Sunday, February 27, 2005


I have a theory that the reason why so many people in my age bracket (thirty and under) have a difficult time adjusting to adulthood is because the people we grew up with on TV and in the movies were actually significant older than the characters they were portraying.

It's the Happy Days Syndrome. You've got Richie Cunningham and Ralph Malph and Potsie, and they're all supposed to be in, like, Grade 10 and 11, and they're played by people in their early to mid-twenties. So by the time that I get to be fifteen and sixteen years old, I look in the mirror, and I see this young little twerp, not looking anything like Matthew Broderick in Ferris Bueller's Day Off (who was twenty-four playing seventeen), or Judd Nelson and Emilio Estevez in The Breakfast Club (also somewhere in the mid-twenties range) and so this weird, out-of-body dislocation takes place. My age doesn't match my image of what that age should be, so I instantly regress.

(The exception to this was the Canadian TV drama Degrassi Junior High, which used real ugly and average looking teenagers, not Beverly Hills 90210 supermodels. And I have my own Degrassi story, if you want to hear it, which is that when I was getting hired to go teach English in Japan, there was a training session in Toronto, and one of the people they brought in to motivate us was a former teacher who was back in Canada after finishing her contract, and she was a girl of about my age, twenty-three or so, short, pleasant, Canadian, and I couldn't figure out where I had seen her before, until I suddenly realized that this was Spike, the girl on Degrassi who got pregnant, the girl with really spiked-out, whacked-out hair, hence the name 'Spike', and I thought oh, so this is where former Canadian TV stars end up, and all of the other new teachers on the break realized simultaneously that we had a Degrassi alumnus in our midst, and that was a fun moment, a real moment, and I think she is back on TV on Degrassi: The Next Generation, which I've never seen because I've been away, and I'm not sure I want to see it, truth be told, because it's somewhat cool but somewhat sad, too, to see the same students who were on the show ten, fifteen years ago returning to play older, wiser versions of themselves. Sometimes the past should stay the past, I think, but I know that bills have to be paid, too.)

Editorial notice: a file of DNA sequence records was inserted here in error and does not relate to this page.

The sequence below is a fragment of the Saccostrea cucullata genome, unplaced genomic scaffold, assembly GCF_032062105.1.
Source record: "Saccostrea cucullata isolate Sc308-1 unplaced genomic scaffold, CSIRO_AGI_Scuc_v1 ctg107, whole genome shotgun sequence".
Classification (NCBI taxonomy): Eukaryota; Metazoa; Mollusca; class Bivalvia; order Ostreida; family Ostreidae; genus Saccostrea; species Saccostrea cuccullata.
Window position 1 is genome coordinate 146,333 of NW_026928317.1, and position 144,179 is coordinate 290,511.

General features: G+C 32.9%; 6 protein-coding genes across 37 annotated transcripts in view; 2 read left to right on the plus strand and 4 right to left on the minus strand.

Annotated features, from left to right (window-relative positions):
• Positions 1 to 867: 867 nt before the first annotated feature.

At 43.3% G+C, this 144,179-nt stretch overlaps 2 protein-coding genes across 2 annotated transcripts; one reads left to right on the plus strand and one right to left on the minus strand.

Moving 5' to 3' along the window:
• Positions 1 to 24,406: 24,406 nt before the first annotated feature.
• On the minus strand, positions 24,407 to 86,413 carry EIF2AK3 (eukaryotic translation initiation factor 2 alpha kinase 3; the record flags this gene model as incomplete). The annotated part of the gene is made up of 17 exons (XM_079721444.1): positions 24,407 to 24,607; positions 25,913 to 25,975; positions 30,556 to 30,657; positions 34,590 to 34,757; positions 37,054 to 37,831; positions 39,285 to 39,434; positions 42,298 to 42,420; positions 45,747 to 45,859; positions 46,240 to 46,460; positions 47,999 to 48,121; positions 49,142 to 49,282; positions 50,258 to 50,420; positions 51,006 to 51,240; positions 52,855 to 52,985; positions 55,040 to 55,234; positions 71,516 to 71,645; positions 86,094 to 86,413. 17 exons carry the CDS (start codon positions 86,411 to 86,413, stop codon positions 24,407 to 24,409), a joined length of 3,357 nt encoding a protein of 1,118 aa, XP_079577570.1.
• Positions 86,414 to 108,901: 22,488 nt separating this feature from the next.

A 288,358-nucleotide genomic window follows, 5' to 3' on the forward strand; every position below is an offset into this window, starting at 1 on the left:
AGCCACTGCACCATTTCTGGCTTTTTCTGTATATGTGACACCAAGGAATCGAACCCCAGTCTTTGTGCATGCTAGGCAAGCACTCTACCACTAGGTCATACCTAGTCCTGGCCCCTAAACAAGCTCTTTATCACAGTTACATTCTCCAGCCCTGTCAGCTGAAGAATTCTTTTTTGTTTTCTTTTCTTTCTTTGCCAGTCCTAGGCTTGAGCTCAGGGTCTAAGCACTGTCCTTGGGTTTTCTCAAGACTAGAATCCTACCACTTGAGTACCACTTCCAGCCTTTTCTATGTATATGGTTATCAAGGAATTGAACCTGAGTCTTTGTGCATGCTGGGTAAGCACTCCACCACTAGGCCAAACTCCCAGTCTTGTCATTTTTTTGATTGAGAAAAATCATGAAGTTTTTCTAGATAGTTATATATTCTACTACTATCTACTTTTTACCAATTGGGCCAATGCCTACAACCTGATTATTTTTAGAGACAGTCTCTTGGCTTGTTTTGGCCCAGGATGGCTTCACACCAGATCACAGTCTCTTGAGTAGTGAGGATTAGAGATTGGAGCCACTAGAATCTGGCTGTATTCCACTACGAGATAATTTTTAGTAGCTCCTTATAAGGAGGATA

Spielberg once said when promoting Saving Private Ryan that if you go back and look at what seventeen, eighteen, nineteen year olds looked like back in the twenties and thirties and forties, you'll see that they simply look older than those in the same age brackets today. I think that's true. Take a look at pictures of your grandparents when they were in their twenties. They look, I don't know, adult. Mature. Advanced. Whereas we have shows like Friends that seem to glorify extended adolescence into a near-religion.

We all advance at different speeds from each other, anyways, but I think the media, its reflections and distortions of who we are at various points in our lives, have more sway than we're usually willing to admit in determining how and why we grow the way we do.

That's my excuse, anyway.